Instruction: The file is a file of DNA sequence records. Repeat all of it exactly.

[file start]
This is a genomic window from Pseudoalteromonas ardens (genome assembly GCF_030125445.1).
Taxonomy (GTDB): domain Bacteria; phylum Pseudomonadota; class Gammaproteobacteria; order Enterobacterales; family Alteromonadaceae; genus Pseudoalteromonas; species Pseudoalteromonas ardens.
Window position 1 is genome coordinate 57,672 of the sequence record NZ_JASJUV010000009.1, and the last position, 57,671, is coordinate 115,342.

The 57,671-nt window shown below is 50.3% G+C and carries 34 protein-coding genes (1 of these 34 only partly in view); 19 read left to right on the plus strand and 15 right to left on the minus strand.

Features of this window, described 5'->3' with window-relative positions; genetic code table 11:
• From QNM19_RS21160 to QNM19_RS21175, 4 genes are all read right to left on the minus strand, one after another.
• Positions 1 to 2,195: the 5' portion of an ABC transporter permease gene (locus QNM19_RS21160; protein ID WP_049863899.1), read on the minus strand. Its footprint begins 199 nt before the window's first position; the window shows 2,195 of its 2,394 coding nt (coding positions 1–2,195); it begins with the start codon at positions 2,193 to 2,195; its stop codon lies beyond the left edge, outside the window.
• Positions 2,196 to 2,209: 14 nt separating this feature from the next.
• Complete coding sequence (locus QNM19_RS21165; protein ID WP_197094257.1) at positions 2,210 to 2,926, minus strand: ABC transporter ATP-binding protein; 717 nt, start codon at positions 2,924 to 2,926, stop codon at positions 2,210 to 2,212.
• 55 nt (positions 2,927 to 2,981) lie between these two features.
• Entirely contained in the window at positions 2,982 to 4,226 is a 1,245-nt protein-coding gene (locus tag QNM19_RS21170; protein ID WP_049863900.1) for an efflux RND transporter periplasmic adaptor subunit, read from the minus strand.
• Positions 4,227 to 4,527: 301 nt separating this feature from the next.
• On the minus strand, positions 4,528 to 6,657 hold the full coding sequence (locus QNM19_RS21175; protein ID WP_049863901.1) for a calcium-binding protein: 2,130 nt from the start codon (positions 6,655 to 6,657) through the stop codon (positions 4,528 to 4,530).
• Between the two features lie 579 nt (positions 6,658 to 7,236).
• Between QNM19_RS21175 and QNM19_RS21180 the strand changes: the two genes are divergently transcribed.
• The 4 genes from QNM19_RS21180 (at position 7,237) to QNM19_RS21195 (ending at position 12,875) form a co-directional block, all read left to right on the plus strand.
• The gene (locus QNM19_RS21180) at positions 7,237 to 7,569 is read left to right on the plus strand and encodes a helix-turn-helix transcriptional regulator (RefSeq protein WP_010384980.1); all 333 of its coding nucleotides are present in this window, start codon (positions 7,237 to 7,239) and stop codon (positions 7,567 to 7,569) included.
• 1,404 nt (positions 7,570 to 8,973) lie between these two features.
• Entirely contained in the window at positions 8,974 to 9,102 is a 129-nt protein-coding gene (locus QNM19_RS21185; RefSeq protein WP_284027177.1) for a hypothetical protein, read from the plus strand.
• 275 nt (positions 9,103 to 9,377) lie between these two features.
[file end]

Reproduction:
This is a genomic window from Pseudoalteromonas ardens (genome assembly GCF_030125445.1).
Taxonomy (GTDB): domain Bacteria; phylum Pseudomonadota; class Gammaproteobacteria; order Enterobacterales; family Alteromonadaceae; genus Pseudoalteromonas; species Pseudoalteromonas ardens.
Window position 1 is genome coordinate 57,672 of the sequence record NZ_JASJUV010000009.1, and the last position, 57,671, is coordinate 115,342.

The 57,671-nt window shown below is 50.3% G+C and carries 34 protein-coding genes (1 of these 34 only partly in view); 19 read left to right on the plus strand and 15 right to left on the minus strand.

Features of this window, described 5'->3' with window-relative positions; genetic code table 11:
• From QNM19_RS21160 to QNM19_RS21175, 4 genes are all read right to left on the minus strand, one after another.
• Positions 1 to 2,195: the 5' portion of an ABC transporter permease gene (locus QNM19_RS21160; protein ID WP_049863899.1), read on the minus strand. Its footprint begins 199 nt before the window's first position; the window shows 2,195 of its 2,394 coding nt (coding positions 1–2,195); it begins with the start codon at positions 2,193 to 2,195; its stop codon lies beyond the left edge, outside the window.
• Positions 2,196 to 2,209: 14 nt separating this feature from the next.
• Complete coding sequence (locus QNM19_RS21165; protein ID WP_197094257.1) at positions 2,210 to 2,926, minus strand: ABC transporter ATP-binding protein; 717 nt, start codon at positions 2,924 to 2,926, stop codon at positions 2,210 to 2,212.
• 55 nt (positions 2,927 to 2,981) lie between these two features.
• Entirely contained in the window at positions 2,982 to 4,226 is a 1,245-nt protein-coding gene (locus tag QNM19_RS21170; protein ID WP_049863900.1) for an efflux RND transporter periplasmic adaptor subunit, read from the minus strand.
• Positions 4,227 to 4,527: 301 nt separating this feature from the next.
• On the minus strand, positions 4,528 to 6,657 hold the full coding sequence (locus QNM19_RS21175; protein ID WP_049863901.1) for a calcium-binding protein: 2,130 nt from the start codon (positions 6,655 to 6,657) through the stop codon (positions 4,528 to 4,530).
• Between the two features lie 579 nt (positions 6,658 to 7,236).
• Between QNM19_RS21175 and QNM19_RS21180 the strand changes: the two genes are divergently transcribed.
• The 4 genes from QNM19_RS21180 (at position 7,237) to QNM19_RS21195 (ending at position 12,875) form a co-directional block, all read left to right on the plus strand.
• The gene (locus QNM19_RS21180) at positions 7,237 to 7,569 is read left to right on the plus strand and encodes a helix-turn-helix transcriptional regulator (RefSeq protein WP_010384980.1); all 333 of its coding nucleotides are present in this window, start codon (positions 7,237 to 7,239) and stop codon (positions 7,567 to 7,569) included.
• 1,404 nt (positions 7,570 to 8,973) lie between these two features.
• Entirely contained in the window at positions 8,974 to 9,102 is a 129-nt protein-coding gene (locus QNM19_RS21185; RefSeq protein WP_284027177.1) for a hypothetical protein, read from the plus strand.
• 275 nt (positions 9,103 to 9,377) lie between these two features.